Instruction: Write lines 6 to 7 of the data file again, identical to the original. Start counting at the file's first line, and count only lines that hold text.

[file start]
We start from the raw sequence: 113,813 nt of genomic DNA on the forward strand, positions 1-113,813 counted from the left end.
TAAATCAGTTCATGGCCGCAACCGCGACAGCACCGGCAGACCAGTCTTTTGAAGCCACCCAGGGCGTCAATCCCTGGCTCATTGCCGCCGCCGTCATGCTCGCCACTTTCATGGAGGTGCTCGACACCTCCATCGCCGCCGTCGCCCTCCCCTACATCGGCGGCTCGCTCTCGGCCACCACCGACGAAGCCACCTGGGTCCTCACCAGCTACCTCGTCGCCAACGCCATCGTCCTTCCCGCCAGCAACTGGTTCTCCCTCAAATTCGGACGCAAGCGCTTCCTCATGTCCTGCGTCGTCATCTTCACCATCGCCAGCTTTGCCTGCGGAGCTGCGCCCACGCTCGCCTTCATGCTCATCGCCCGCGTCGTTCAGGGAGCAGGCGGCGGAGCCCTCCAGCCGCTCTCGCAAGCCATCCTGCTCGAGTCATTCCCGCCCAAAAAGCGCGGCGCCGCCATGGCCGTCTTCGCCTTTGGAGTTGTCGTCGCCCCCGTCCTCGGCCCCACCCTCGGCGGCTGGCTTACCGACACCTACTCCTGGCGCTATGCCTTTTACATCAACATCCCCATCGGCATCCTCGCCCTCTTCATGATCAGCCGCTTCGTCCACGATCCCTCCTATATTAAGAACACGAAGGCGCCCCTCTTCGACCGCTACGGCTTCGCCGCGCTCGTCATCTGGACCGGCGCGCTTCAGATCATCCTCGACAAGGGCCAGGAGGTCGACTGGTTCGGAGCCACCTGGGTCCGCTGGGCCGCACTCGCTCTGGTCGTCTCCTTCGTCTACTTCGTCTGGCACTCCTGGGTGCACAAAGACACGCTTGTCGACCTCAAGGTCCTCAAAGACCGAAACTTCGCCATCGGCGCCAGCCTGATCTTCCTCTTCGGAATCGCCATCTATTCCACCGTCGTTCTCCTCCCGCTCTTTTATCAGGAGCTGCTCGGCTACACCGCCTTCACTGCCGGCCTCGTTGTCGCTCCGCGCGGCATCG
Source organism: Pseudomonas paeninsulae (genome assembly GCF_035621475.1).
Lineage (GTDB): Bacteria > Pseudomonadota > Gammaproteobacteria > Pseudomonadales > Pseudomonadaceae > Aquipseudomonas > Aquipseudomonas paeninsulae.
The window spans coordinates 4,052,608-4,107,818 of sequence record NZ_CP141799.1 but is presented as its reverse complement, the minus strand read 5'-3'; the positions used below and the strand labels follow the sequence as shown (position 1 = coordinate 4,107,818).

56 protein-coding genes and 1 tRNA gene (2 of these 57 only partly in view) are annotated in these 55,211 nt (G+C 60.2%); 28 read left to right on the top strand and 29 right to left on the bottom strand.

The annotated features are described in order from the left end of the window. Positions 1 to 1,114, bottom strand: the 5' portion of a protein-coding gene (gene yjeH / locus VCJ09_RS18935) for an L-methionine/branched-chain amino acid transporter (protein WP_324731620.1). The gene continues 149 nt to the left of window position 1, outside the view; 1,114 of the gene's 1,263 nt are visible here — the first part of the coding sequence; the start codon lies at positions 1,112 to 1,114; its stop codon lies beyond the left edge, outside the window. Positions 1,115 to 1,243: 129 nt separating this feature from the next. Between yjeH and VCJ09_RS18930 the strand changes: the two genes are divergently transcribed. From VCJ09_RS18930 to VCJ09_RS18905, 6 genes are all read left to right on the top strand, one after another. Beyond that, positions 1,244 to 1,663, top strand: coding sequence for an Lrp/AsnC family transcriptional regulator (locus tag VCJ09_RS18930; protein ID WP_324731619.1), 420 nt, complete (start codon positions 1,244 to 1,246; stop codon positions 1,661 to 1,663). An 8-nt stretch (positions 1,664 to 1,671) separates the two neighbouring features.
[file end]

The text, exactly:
56 protein-coding genes and 1 tRNA gene (2 of these 57 only partly in view) are annotated in these 55,211 nt (G+C 60.2%); 28 read left to right on the top strand and 29 right to left on the bottom strand.

The annotated features are described in order from the left end of the window. Positions 1 to 1,114, bottom strand: the 5' portion of a protein-coding gene (gene yjeH / locus VCJ09_RS18935) for an L-methionine/branched-chain amino acid transporter (protein WP_324731620.1). The gene continues 149 nt to the left of window position 1, outside the view; 1,114 of the gene's 1,263 nt are visible here — the first part of the coding sequence; the start codon lies at positions 1,112 to 1,114; its stop codon lies beyond the left edge, outside the window. Positions 1,115 to 1,243: 129 nt separating this feature from the next. Between yjeH and VCJ09_RS18930 the strand changes: the two genes are divergently transcribed. From VCJ09_RS18930 to VCJ09_RS18905, 6 genes are all read left to right on the top strand, one after another. Beyond that, positions 1,244 to 1,663, top strand: coding sequence for an Lrp/AsnC family transcriptional regulator (locus tag VCJ09_RS18930; protein ID WP_324731619.1), 420 nt, complete (start codon positions 1,244 to 1,246; stop codon positions 1,661 to 1,663). An 8-nt stretch (positions 1,664 to 1,671) separates the two neighbouring features.